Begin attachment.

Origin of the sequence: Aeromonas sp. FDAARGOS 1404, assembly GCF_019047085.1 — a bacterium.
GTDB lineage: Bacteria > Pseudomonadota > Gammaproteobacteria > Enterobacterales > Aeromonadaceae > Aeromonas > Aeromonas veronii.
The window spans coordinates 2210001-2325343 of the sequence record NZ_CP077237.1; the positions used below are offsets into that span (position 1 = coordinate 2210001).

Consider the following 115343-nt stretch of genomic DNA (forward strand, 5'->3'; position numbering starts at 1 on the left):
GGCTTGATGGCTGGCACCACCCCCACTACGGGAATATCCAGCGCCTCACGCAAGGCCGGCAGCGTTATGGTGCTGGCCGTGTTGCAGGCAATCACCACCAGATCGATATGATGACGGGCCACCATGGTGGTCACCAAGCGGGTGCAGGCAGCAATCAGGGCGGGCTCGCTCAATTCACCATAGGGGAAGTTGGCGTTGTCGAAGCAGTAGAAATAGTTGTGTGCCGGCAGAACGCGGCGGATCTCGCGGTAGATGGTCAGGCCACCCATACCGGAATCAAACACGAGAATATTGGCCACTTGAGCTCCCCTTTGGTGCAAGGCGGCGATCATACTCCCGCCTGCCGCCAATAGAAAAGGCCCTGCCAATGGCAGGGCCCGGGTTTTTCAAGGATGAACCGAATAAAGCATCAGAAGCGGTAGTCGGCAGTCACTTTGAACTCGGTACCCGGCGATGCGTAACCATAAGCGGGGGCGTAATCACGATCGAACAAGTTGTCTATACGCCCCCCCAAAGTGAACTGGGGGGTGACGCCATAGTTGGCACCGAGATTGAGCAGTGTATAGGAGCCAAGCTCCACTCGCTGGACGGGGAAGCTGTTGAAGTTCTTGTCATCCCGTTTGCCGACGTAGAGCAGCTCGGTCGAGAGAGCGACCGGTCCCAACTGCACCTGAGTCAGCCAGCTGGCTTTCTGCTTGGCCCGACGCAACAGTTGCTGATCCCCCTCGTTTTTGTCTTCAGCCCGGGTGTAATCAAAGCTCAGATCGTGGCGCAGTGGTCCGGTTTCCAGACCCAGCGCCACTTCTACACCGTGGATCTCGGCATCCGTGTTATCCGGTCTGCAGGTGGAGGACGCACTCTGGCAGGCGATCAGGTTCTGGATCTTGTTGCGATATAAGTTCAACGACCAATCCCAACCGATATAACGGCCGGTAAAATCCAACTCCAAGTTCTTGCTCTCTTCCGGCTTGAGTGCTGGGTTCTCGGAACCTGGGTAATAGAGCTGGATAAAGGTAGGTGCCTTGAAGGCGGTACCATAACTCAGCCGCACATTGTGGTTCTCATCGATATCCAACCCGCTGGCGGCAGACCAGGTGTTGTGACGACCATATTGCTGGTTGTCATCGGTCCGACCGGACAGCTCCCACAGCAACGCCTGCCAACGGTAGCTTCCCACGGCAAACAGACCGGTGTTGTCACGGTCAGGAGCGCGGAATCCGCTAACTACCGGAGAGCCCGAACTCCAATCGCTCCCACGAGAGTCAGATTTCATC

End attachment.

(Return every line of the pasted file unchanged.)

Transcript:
Origin of the sequence: Aeromonas sp. FDAARGOS 1404, assembly GCF_019047085.1 — a bacterium.
GTDB lineage: Bacteria > Pseudomonadota > Gammaproteobacteria > Enterobacterales > Aeromonadaceae > Aeromonas > Aeromonas veronii.
The window spans coordinates 2210001-2325343 of the sequence record NZ_CP077237.1; the positions used below are offsets into that span (position 1 = coordinate 2210001).

Consider the following 115343-nt stretch of genomic DNA (forward strand, 5'->3'; position numbering starts at 1 on the left):
GGCTTGATGGCTGGCACCACCCCCACTACGGGAATATCCAGCGCCTCACGCAAGGCCGGCAGCGTTATGGTGCTGGCCGTGTTGCAGGCAATCACCACCAGATCGATATGATGACGGGCCACCATGGTGGTCACCAAGCGGGTGCAGGCAGCAATCAGGGCGGGCTCGCTCAATTCACCATAGGGGAAGTTGGCGTTGTCGAAGCAGTAGAAATAGTTGTGTGCCGGCAGAACGCGGCGGATCTCGCGGTAGATGGTCAGGCCACCCATACCGGAATCAAACACGAGAATATTGGCCACTTGAGCTCCCCTTTGGTGCAAGGCGGCGATCATACTCCCGCCTGCCGCCAATAGAAAAGGCCCTGCCAATGGCAGGGCCCGGGTTTTTCAAGGATGAACCGAATAAAGCATCAGAAGCGGTAGTCGGCAGTCACTTTGAACTCGGTACCCGGCGATGCGTAACCATAAGCGGGGGCGTAATCACGATCGAACAAGTTGTCTATACGCCCCCCCAAAGTGAACTGGGGGGTGACGCCATAGTTGGCACCGAGATTGAGCAGTGTATAGGAGCCAAGCTCCACTCGCTGGACGGGGAAGCTGTTGAAGTTCTTGTCATCCCGTTTGCCGACGTAGAGCAGCTCGGTCGAGAGAGCGACCGGTCCCAACTGCACCTGAGTCAGCCAGCTGGCTTTCTGCTTGGCCCGACGCAACAGTTGCTGATCCCCCTCGTTTTTGTCTTCAGCCCGGGTGTAATCAAAGCTCAGATCGTGGCGCAGTGGTCCGGTTTCCAGACCCAGCGCCACTTCTACACCGTGGATCTCGGCATCCGTGTTATCCGGTCTGCAGGTGGAGGACGCACTCTGGCAGGCGATCAGGTTCTGGATCTTGTTGCGATATAAGTTCAACGACCAATCCCAACCGATATAACGGCCGGTAAAATCCAACTCCAAGTTCTTGCTCTCTTCCGGCTTGAGTGCTGGGTTCTCGGAACCTGGGTAATAGAGCTGGATAAAGGTAGGTGCCTTGAAGGCGGTACCATAACTCAGCCGCACATTGTGGTTCTCATCGATATCCAACCCGCTGGCGGCAGACCAGGTGTTGTGACGACCATATTGCTGGTTGTCATCGGTCCGACCGGACAGCTCCCACAGCAACGCCTGCCAACGGTAGCTTCCCACGGCAAACAGACCGGTGTTGTCACGGTCAGGAGCGCGGAATCCGCTAACTACCGGAGAGCCCGAACTCCAATCGCTCCCACGAGAGTCAGATTTCATC